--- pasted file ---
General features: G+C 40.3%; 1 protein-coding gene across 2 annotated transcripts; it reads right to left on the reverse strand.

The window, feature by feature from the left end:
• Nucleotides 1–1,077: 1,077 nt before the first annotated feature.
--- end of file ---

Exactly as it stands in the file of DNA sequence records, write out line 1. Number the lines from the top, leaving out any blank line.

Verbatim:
General features: G+C 40.3%; 1 protein-coding gene across 2 annotated transcripts; it reads right to left on the reverse strand.